Space Shuttle Panel
Today’s Museum Monday treasure from the collection of the Museum of American Glass in WV doesn’t even look like it is made of glass. And sometimes when we give tours of the Museum we ask a trick question: What pieces of glass in the collection came from the furthest away? This one. It traveled to outer space and back again. It is a Space Shuttle Columbia insulation tile, manufactured by Lockheed Missiles and Space Company. The tile is made of ceramic bonded silica fiber with glass coating. This Space Shuttle thermal insulation tile was removed after being damaged on an early flight of the Space Shuttle Columbia in the 1980s and was used on either the upper forward fuselage or the underside of the Shuttle. Oral history says that we were able to obtain this tile, which flew in space on an early mission, from Senator Robert Byrd, when he was Senior Senator from West Virginia. However, institutional memory suggests that it was Dr. Daniel Farnsworth, of Weston, WV, who had a friend who worked for NASA and was able to acquire the tile for us. During its 22 years of operation, Columbia was flown on 28 missions in the Space Shuttle program, spending over 300 days in space and completing over 4,000 orbits around Earth.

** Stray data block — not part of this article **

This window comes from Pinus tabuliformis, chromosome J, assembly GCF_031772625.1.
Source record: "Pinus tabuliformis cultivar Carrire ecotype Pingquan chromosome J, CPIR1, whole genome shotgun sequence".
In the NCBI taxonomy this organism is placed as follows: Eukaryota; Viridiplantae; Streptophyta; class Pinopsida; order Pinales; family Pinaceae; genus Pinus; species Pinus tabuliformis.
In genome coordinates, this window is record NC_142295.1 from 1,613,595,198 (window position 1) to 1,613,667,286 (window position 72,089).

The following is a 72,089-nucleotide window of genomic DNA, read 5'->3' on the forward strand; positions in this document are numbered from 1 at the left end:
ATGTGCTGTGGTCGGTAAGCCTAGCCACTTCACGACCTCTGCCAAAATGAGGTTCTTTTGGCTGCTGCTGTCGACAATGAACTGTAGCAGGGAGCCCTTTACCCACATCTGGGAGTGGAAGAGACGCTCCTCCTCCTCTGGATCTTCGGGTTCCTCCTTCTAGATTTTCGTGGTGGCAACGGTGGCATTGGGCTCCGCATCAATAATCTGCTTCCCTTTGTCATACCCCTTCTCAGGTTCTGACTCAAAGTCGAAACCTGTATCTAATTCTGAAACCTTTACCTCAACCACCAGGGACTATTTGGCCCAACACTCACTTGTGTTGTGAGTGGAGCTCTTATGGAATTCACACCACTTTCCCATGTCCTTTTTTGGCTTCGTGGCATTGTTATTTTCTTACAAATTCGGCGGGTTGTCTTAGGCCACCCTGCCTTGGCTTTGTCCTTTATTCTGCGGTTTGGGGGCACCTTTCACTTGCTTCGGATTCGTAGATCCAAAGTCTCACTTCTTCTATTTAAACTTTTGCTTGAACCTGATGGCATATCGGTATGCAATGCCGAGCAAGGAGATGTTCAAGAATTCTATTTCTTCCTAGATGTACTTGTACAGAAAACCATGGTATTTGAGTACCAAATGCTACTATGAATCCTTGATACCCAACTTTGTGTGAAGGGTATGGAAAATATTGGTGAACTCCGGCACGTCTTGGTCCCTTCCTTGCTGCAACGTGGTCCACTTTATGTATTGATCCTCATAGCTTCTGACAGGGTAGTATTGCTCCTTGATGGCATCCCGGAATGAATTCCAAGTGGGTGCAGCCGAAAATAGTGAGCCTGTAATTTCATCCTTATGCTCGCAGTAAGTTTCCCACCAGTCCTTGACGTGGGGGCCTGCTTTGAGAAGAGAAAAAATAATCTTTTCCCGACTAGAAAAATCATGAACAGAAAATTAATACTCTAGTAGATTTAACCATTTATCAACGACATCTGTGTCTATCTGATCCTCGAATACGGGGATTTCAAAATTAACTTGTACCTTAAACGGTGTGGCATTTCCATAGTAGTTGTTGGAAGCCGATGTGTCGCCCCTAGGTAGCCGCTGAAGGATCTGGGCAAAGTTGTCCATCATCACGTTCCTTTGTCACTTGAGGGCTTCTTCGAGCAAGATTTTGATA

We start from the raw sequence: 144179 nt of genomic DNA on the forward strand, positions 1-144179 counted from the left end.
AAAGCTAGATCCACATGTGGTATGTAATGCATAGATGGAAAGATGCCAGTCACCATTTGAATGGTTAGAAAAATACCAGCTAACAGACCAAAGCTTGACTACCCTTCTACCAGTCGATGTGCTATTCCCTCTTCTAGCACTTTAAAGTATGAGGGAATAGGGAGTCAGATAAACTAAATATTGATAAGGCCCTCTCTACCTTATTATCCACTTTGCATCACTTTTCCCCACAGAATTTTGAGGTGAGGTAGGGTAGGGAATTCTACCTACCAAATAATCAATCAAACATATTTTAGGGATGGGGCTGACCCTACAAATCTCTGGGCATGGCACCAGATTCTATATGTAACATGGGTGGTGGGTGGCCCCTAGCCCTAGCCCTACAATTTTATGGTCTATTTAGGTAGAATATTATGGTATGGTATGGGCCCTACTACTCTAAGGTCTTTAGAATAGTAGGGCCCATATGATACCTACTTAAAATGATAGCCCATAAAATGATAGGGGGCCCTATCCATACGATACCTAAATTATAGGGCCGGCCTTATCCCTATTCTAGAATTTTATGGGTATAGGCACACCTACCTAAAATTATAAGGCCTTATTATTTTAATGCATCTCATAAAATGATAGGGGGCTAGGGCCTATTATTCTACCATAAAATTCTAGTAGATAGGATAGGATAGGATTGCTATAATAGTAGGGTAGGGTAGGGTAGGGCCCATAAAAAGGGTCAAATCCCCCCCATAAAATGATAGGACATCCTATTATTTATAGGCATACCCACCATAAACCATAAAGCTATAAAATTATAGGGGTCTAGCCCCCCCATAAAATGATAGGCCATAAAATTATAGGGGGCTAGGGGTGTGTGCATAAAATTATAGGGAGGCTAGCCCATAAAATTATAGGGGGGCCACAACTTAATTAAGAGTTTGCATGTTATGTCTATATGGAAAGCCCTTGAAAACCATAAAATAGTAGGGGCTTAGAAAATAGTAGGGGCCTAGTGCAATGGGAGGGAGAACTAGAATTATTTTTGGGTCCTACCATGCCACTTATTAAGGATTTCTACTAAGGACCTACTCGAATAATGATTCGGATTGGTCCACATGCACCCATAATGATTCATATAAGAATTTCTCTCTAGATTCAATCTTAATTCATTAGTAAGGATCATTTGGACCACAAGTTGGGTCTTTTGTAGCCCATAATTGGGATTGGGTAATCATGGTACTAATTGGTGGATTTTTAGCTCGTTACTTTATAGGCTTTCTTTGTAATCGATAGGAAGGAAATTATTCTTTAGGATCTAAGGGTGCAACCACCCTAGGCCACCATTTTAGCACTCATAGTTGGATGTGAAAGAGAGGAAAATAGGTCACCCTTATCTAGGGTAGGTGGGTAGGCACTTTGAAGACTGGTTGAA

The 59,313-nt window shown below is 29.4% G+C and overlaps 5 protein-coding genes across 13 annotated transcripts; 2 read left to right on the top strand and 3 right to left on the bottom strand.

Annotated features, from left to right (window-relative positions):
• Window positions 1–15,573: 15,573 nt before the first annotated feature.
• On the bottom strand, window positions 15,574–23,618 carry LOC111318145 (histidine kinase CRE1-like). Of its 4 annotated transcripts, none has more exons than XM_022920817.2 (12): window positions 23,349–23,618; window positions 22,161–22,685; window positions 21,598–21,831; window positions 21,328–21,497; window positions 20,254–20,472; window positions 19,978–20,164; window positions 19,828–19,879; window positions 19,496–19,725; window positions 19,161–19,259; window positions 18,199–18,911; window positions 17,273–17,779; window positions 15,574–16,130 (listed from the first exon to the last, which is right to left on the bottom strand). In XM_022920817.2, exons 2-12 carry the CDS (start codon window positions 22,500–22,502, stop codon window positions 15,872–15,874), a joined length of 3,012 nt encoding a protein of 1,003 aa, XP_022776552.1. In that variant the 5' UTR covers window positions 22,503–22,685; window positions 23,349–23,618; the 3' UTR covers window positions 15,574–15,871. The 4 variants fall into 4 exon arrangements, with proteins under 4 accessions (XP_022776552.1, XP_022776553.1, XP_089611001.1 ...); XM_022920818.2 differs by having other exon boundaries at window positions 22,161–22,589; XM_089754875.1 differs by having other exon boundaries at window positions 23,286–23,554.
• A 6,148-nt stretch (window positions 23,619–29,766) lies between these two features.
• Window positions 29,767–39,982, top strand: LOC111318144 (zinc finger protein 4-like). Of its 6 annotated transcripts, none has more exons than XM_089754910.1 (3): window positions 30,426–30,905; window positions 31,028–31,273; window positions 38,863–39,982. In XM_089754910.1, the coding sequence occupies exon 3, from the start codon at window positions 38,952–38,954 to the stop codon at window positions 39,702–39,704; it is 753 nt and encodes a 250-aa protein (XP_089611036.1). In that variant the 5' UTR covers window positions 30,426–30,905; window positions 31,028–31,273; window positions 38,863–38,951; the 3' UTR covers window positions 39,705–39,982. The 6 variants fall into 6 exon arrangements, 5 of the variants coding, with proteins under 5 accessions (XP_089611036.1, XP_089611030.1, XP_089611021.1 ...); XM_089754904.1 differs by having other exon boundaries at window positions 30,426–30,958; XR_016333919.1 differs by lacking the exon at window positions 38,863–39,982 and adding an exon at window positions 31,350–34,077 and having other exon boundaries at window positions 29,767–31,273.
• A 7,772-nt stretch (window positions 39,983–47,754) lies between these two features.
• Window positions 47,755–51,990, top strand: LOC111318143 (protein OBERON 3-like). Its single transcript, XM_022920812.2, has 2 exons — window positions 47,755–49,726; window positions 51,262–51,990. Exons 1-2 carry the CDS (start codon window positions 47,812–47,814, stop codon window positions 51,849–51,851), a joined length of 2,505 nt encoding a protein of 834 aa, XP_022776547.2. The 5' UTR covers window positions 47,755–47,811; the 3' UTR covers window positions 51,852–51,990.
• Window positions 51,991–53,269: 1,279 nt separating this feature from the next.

Visitors are amazed when they pick up this tile at how light it is. It is a very porous material and definitely not like the brick it appears to be.
We have one other very special piece relating to the Space Shuttle. It is a hand-crafted wooden table with a glass top. The top is a Space Shuttle window made by Corning Glass Works in Canton, NY, by AFGWU Local Union 1026. The glass is 1/2 inch thick. The table was made by Paul Barney, a pattern maker in Local Union 1000, Corning, NY. It was from the office of the president of the American Flint Glass Workers Union, originally displayed in their Headquarters Building in Toledo, Ohio, and donated by Tim Tuttle, the last President of the AFGWU before it became part of the United Steelworkers Union.
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